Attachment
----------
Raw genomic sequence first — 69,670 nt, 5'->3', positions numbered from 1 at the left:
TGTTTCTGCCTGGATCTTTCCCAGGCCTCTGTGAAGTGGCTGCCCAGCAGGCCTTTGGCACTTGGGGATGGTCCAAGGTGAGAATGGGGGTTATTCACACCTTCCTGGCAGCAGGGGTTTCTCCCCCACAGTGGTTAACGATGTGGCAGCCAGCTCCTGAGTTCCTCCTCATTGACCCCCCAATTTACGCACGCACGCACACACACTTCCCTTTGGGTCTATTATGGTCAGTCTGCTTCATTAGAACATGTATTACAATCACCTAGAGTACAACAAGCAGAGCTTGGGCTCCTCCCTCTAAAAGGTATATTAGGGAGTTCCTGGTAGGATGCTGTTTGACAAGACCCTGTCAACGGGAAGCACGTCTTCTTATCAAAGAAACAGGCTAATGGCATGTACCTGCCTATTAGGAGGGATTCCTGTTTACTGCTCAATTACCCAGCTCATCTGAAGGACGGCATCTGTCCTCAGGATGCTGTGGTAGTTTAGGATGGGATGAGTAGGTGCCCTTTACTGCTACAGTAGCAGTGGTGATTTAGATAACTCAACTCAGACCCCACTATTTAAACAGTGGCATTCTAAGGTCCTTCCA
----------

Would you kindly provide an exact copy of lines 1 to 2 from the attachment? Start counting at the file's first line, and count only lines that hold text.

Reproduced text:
Raw genomic sequence first — 69,670 nt, 5'->3', positions numbered from 1 at the left:
TGTTTCTGCCTGGATCTTTCCCAGGCCTCTGTGAAGTGGCTGCCCAGCAGGCCTTTGGCACTTGGGGATGGTCCAAGGTGAGAATGGGGGTTATTCACACCTTCCTGGCAGCAGGGGTTTCTCCCCCACAGTGGTTAACGATGTGGCAGCCAGCTCCTGAGTTCCTCCTCATTGACCCCCCAATTTACGCACGCACGCACACACACTTCCCTTTGGGTCTATTATGGTCAGTCTGCTTCATTAGAACATGTATTACAATCACCTAGAGTACAACAAGCAGAGCTTGGGCTCCTCCCTCTAAAAGGTATATTAGGGAGTTCCTGGTAGGATGCTGTTTGACAAGACCCTGTCAACGGGAAGCACGTCTTCTTATCAAAGAAACAGGCTAATGGCATGTACCTGCCTATTAGGAGGGATTCCTGTTTACTGCTCAATTACCCAGCTCATCTGAAGGACGGCATCTGTCCTCAGGATGCTGTGGTAGTTTAGGATGGGATGAGTAGGTGCCCTTTACTGCTACAGTAGCAGTGGTGATTTAGATAACTCAACTCAGACCCCACTATTTAAACAGTGGCATTCTAAGGTCCTTCCA